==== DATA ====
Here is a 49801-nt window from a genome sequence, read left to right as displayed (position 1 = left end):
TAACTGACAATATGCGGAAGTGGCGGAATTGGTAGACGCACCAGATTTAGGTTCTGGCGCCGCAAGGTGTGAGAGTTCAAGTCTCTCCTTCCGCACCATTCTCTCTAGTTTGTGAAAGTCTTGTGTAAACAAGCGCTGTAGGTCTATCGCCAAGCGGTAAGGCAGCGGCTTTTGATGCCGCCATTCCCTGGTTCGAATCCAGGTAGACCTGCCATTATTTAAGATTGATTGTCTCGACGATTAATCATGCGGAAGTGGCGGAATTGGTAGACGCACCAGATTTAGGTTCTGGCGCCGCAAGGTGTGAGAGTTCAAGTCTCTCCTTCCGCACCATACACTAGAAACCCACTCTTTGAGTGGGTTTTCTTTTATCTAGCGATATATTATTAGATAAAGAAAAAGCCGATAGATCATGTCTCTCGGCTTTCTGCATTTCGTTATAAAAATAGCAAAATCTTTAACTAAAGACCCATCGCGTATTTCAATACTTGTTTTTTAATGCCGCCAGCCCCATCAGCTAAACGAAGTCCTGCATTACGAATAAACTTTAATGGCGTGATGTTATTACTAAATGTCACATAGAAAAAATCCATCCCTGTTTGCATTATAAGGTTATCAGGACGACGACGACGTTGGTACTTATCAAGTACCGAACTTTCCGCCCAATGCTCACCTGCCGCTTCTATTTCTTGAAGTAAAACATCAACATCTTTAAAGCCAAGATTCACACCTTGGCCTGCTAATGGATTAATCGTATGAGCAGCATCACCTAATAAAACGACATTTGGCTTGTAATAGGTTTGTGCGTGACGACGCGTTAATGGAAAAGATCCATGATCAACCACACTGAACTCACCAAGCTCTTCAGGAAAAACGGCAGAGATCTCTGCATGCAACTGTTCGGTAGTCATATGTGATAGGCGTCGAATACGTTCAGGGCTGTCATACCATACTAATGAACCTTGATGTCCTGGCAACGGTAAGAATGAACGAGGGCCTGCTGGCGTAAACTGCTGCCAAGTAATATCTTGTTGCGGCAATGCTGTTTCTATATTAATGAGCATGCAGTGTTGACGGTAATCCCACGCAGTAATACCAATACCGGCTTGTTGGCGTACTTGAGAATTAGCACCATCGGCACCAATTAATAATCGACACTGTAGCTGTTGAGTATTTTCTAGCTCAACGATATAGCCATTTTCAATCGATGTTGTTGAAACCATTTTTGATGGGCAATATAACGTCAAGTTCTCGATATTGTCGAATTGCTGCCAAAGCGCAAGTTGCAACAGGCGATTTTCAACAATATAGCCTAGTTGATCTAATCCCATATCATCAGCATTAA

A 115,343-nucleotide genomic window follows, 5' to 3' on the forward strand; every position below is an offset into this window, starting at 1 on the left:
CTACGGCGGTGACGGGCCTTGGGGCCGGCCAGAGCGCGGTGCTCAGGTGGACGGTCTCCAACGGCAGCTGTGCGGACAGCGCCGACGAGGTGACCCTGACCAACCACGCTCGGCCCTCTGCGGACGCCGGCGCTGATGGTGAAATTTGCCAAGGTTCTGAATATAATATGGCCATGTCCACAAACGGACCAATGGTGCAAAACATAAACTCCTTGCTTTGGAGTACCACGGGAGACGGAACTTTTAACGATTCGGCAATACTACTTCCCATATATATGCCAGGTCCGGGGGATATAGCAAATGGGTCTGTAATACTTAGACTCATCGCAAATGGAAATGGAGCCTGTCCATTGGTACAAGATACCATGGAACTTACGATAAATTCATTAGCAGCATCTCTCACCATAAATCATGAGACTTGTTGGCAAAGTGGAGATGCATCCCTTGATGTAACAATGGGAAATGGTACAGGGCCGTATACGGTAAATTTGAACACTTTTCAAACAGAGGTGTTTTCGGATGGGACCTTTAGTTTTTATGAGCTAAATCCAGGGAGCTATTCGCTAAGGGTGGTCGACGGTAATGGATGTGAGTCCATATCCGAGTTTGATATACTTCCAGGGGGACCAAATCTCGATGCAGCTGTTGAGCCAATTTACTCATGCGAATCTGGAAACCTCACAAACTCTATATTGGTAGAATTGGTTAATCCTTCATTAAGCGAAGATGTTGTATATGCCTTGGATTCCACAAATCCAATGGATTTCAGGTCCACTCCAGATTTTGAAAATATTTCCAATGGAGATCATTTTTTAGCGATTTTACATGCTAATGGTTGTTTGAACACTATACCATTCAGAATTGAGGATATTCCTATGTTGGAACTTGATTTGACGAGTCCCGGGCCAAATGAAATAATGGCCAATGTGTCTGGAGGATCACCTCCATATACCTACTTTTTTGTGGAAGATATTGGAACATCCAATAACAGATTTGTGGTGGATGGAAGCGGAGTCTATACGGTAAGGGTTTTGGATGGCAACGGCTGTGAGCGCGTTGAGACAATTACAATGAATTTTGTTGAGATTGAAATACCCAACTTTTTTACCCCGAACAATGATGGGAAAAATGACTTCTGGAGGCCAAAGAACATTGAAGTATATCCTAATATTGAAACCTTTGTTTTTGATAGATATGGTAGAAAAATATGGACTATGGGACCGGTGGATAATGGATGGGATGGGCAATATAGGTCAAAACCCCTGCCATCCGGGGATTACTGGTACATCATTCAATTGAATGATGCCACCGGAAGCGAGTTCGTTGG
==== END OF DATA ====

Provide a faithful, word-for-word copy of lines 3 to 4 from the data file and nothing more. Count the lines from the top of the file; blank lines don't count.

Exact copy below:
A 115,343-nucleotide genomic window follows, 5' to 3' on the forward strand; every position below is an offset into this window, starting at 1 on the left:
CTACGGCGGTGACGGGCCTTGGGGCCGGCCAGAGCGCGGTGCTCAGGTGGACGGTCTCCAACGGCAGCTGTGCGGACAGCGCCGACGAGGTGACCCTGACCAACCACGCTCGGCCCTCTGCGGACGCCGGCGCTGATGGTGAAATTTGCCAAGGTTCTGAATATAATATGGCCATGTCCACAAACGGACCAATGGTGCAAAACATAAACTCCTTGCTTTGGAGTACCACGGGAGACGGAACTTTTAACGATTCGGCAATACTACTTCCCATATATATGCCAGGTCCGGGGGATATAGCAAATGGGTCTGTAATACTTAGACTCATCGCAAATGGAAATGGAGCCTGTCCATTGGTACAAGATACCATGGAACTTACGATAAATTCATTAGCAGCATCTCTCACCATAAATCATGAGACTTGTTGGCAAAGTGGAGATGCATCCCTTGATGTAACAATGGGAAATGGTACAGGGCCGTATACGGTAAATTTGAACACTTTTCAAACAGAGGTGTTTTCGGATGGGACCTTTAGTTTTTATGAGCTAAATCCAGGGAGCTATTCGCTAAGGGTGGTCGACGGTAATGGATGTGAGTCCATATCCGAGTTTGATATACTTCCAGGGGGACCAAATCTCGATGCAGCTGTTGAGCCAATTTACTCATGCGAATCTGGAAACCTCACAAACTCTATATTGGTAGAATTGGTTAATCCTTCATTAAGCGAAGATGTTGTATATGCCTTGGATTCCACAAATCCAATGGATTTCAGGTCCACTCCAGATTTTGAAAATATTTCCAATGGAGATCATTTTTTAGCGATTTTACATGCTAATGGTTGTTTGAACACTATACCATTCAGAATTGAGGATATTCCTATGTTGGAACTTGATTTGACGAGTCCCGGGCCAAATGAAATAATGGCCAATGTGTCTGGAGGATCACCTCCATATACCTACTTTTTTGTGGAAGATATTGGAACATCCAATAACAGATTTGTGGTGGATGGAAGCGGAGTCTATACGGTAAGGGTTTTGGATGGCAACGGCTGTGAGCGCGTTGAGACAATTACAATGAATTTTGTTGAGATTGAAATACCCAACTTTTTTACCCCGAACAATGATGGGAAAAATGACTTCTGGAGGCCAAAGAACATTGAAGTATATCCTAATATTGAAACCTTTGTTTTTGATAGATATGGTAGAAAAATATGGACTATGGGACCGGTGGATAATGGATGGGATGGGCAATATAGGTCAAAACCCCTGCCATCCGGGGATTACTGGTACATCATTCAATTGAATGATGCCACCGGAAGCGAGTTCGTTGG